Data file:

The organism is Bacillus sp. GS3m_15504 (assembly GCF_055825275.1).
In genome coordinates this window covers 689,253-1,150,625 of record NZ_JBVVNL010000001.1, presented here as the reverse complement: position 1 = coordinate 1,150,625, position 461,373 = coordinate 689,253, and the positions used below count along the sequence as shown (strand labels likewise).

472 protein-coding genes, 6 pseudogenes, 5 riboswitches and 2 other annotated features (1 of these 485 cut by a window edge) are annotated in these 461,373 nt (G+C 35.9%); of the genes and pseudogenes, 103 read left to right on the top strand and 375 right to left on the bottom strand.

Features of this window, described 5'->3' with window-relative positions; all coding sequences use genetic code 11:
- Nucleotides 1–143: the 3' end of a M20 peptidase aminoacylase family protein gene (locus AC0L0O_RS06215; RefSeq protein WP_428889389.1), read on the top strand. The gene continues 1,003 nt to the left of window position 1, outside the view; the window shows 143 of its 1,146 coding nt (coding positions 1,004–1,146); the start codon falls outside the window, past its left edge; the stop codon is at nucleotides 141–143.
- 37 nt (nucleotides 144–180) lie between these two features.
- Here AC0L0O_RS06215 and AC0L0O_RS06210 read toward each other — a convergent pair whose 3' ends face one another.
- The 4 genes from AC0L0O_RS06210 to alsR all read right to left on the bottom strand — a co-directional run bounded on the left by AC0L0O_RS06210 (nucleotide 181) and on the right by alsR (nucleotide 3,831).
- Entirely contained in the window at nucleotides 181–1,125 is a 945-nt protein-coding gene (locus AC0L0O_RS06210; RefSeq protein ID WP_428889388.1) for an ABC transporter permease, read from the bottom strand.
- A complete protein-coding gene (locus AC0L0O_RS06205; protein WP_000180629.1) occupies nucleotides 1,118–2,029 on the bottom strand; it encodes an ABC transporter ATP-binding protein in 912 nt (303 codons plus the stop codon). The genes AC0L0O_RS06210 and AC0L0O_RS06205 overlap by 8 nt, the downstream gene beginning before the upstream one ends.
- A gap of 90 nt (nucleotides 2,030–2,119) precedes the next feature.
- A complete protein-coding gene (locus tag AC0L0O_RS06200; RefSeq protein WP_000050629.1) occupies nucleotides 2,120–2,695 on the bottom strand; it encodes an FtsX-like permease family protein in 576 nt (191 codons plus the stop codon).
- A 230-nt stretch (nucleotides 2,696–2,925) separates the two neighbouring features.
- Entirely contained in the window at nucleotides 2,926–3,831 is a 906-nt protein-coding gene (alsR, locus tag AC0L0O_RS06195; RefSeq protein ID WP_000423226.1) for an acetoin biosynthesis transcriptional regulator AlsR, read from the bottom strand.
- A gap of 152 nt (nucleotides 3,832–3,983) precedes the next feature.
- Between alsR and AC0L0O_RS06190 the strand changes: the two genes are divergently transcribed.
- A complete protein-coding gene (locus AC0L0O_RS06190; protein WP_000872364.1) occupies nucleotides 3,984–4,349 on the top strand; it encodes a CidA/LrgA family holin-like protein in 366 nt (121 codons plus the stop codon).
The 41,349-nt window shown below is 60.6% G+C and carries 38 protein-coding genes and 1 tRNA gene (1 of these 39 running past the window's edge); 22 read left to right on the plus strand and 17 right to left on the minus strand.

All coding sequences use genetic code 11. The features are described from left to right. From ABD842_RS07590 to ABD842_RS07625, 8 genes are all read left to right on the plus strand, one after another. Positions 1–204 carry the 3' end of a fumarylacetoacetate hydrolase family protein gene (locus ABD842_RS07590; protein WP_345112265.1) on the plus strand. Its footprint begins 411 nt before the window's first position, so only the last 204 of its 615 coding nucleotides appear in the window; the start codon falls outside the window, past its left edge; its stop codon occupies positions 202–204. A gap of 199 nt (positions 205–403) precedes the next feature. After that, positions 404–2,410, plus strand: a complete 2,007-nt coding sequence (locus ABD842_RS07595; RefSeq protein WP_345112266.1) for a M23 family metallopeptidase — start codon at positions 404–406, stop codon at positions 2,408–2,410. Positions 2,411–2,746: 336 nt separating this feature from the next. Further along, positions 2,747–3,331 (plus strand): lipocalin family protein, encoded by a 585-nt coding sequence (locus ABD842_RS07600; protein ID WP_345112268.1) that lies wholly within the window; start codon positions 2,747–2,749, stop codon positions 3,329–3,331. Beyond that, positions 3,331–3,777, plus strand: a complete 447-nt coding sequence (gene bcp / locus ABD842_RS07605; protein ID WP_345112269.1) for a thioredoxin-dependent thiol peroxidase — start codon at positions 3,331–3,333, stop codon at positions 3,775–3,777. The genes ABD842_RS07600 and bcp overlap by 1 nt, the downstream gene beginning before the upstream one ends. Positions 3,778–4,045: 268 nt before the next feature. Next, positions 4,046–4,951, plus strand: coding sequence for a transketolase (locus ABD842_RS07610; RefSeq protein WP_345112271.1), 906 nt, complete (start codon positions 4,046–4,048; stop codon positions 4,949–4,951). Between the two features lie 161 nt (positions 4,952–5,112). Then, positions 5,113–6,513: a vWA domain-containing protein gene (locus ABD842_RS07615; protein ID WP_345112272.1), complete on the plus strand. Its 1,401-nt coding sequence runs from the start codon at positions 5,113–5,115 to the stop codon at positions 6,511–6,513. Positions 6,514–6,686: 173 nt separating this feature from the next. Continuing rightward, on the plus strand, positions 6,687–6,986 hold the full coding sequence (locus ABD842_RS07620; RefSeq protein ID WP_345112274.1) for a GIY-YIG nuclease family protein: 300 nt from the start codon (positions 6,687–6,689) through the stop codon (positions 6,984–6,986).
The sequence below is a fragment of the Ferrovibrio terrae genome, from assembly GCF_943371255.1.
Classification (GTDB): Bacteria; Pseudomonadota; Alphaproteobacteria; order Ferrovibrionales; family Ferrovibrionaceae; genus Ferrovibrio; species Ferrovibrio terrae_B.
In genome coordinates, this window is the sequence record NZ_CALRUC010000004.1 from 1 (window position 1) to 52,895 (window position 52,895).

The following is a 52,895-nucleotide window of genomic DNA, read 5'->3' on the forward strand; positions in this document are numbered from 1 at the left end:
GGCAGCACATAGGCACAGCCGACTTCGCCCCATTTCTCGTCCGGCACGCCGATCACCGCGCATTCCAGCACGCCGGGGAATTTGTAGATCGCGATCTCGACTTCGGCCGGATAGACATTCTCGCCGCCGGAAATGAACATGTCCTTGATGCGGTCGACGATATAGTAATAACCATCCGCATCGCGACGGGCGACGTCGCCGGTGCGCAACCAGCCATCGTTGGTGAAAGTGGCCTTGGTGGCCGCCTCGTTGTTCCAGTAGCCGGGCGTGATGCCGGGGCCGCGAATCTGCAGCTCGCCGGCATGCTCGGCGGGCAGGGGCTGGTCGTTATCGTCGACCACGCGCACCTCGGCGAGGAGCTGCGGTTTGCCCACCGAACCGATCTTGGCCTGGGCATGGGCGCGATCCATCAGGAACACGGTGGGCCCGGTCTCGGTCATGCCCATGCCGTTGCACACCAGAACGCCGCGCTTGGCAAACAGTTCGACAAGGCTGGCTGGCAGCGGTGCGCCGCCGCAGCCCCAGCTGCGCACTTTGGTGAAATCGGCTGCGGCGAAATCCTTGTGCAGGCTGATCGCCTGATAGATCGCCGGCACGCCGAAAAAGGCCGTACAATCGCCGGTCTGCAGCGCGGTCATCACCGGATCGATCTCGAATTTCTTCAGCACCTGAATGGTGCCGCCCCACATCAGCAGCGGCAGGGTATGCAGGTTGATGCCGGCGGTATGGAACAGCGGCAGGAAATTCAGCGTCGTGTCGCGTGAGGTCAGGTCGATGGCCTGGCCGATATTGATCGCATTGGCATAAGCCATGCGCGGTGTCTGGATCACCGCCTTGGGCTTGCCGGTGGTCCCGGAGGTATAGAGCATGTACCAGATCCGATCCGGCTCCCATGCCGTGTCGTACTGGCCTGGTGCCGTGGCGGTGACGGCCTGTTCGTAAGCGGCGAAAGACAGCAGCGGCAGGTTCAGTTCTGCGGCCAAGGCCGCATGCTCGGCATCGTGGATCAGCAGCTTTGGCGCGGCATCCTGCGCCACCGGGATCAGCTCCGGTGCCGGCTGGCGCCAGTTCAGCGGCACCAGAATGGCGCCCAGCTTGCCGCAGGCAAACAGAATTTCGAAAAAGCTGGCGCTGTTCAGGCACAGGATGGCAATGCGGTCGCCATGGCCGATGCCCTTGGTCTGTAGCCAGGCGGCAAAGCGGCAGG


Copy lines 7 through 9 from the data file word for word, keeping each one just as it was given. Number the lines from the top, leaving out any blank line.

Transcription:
- Here AC0L0O_RS06215 and AC0L0O_RS06210 read toward each other — a convergent pair whose 3' ends face one another.
- The 4 genes from AC0L0O_RS06210 to alsR all read right to left on the bottom strand — a co-directional run bounded on the left by AC0L0O_RS06210 (nucleotide 181) and on the right by alsR (nucleotide 3,831).
- Entirely contained in the window at nucleotides 181–1,125 is a 945-nt protein-coding gene (locus AC0L0O_RS06210; RefSeq protein ID WP_428889388.1) for an ABC transporter permease, read from the bottom strand.